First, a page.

SAN JUAN, Puer­to Rico — Puer­to Rico plans to build a hotel and a plan­e­tar­i­um as part of a $50 mil­lion project to attract more vis­i­tors to the world’s largest sin­gle-dish radio tele­scope, offi­cials said Tuesday.

It is the first major announce­ment from the new man­ag­ing con­sor­tium for the Areci­bo Obser­va­to­ry, which fought bud­get cuts last year that could have forced its closure.The plan­e­tar­i­um would be built with­in two years and the hotel with­in five years, Puer­to Rico’s Met­ro­pol­i­tan Uni­ver­si­ty said. The school helps run the obser­va­to­ry with Cal­i­for­nia-based SRI Inter­na­tion­al, a non­prof­it research group, and the Uni­ver­si­ties Space Research Asso­ci­a­tion, a Mary­land-based non­prof­it found­ed under the Nation­al Acad­e­my of Sci­ences.  The plan is to con­vert an onsite cafe­te­ria and staff hous­ing into a hotel and restau­rant to help pro­mote the obser­va­to­ry as an edu­ca­tion­al tourism niche in the Caribbean, accord­ing to Puer­to Rico’s tourism office.   Fund­ing will come from sev­er­al gov­ern­ment agen­cies and pub­lic universities.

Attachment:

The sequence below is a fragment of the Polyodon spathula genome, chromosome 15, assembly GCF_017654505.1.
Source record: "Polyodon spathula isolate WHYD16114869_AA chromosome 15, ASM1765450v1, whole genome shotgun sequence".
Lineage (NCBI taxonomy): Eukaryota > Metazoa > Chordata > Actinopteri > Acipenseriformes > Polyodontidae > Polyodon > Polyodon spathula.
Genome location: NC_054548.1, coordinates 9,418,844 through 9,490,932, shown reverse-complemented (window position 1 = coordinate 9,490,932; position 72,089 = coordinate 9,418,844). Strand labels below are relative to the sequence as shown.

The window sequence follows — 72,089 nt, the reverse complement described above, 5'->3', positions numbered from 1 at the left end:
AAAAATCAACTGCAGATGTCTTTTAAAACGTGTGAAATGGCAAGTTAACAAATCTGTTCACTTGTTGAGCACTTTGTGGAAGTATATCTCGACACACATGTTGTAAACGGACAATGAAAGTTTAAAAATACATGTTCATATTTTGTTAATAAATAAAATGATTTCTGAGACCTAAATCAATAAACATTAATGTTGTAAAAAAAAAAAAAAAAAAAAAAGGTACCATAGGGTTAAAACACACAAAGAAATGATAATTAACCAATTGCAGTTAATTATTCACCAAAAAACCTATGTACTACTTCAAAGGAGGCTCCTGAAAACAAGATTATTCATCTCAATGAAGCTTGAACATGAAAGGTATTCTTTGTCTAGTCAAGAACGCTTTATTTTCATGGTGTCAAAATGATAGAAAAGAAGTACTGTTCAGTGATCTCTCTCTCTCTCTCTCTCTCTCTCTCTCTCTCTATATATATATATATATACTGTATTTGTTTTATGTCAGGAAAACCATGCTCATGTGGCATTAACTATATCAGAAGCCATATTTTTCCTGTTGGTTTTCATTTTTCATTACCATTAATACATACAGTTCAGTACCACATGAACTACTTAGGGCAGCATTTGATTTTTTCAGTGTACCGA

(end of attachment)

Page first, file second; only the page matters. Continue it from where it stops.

Among the pro­jec­t’s objec­tives is to cre­ate a doc­tor­al pro­gram in astron­o­my and space sci­ence and to attract more than 50,000 stu­dents a year, said Fed­eri­co Matheu, Met­ro­pol­i­tan Uni­ver­si­ty pres­i­dent.  The 1,000-foot-wide (305-meter-wide) radio tele­scope that was fea­tured in the movies “Con­tact” and “Gold­en­Eye” cur­rent­ly attracts about 100,000 vis­i­tors a year.  In June, the Nation­al Sci­ence Foun­da­tion award­ed a $42 mil­lion, five-year con­tract to the con­sor­tium to help finance stud­ies at the observatory.

The radio tele­scope iden­ti­fied the first plan­ets beyond the solar sys­tem, and it once sent a three-minute broad­cast to the Her­cules con­stel­la­tion in 1974 in a quest to con­tact alien civ­i­liza­tions.   The obser­va­to­ry, locat­ed on the island’s north coast, opened in 1963 and was oper­at­ed by Cor­nell Uni­ver­si­ty until last year.